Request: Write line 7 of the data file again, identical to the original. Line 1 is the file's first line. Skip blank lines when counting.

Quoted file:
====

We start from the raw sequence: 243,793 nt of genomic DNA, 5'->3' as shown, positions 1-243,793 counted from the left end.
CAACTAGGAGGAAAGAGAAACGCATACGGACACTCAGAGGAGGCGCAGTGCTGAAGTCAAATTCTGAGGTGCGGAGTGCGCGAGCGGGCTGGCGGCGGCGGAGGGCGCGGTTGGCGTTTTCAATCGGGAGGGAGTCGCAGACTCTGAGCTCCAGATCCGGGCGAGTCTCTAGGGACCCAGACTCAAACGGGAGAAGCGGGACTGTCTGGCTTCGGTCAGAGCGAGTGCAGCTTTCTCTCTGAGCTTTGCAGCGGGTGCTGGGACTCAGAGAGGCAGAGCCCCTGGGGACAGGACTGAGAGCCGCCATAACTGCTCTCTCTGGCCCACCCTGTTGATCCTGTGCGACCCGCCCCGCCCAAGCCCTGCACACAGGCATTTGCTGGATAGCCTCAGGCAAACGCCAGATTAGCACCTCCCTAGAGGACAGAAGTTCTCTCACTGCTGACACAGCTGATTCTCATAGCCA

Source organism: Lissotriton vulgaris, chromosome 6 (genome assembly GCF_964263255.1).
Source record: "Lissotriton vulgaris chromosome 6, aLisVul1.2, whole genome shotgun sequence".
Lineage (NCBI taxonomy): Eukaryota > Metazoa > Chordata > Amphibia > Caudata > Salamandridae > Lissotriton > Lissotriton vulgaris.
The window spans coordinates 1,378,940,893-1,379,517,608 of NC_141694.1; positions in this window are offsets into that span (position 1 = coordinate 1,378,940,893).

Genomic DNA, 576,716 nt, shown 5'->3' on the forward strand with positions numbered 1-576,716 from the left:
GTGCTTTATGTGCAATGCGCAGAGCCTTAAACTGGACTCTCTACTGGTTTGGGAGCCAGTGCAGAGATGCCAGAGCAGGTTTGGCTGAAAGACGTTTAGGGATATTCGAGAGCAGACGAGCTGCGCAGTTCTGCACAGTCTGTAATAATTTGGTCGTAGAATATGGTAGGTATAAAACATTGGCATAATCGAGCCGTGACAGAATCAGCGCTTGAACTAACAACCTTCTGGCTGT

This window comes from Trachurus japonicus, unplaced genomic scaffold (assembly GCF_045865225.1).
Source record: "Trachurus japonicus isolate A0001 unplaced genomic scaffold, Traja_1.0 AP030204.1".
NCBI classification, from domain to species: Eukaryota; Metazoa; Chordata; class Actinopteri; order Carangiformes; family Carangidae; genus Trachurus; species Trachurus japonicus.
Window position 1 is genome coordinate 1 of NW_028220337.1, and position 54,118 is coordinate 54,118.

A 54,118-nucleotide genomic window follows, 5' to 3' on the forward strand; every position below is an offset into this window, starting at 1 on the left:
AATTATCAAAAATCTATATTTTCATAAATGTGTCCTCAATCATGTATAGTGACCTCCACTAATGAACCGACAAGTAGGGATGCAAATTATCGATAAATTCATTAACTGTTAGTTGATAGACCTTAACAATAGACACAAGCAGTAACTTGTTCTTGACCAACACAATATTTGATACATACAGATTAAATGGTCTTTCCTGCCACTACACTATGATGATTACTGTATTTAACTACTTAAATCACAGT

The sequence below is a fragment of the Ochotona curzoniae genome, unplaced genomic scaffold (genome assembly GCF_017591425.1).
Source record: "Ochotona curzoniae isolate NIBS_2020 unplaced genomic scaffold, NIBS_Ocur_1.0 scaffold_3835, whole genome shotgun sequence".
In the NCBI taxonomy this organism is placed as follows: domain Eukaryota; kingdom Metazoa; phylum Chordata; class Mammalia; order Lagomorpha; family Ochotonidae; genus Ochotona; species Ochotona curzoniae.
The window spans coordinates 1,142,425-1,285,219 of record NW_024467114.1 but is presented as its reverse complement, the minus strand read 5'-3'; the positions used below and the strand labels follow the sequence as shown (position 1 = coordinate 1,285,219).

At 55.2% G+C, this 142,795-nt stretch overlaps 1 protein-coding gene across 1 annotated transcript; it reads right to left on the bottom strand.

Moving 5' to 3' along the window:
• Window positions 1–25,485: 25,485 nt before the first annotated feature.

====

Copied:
Genomic DNA, 576,716 nt, shown 5'->3' on the forward strand with positions numbered 1-576,716 from the left: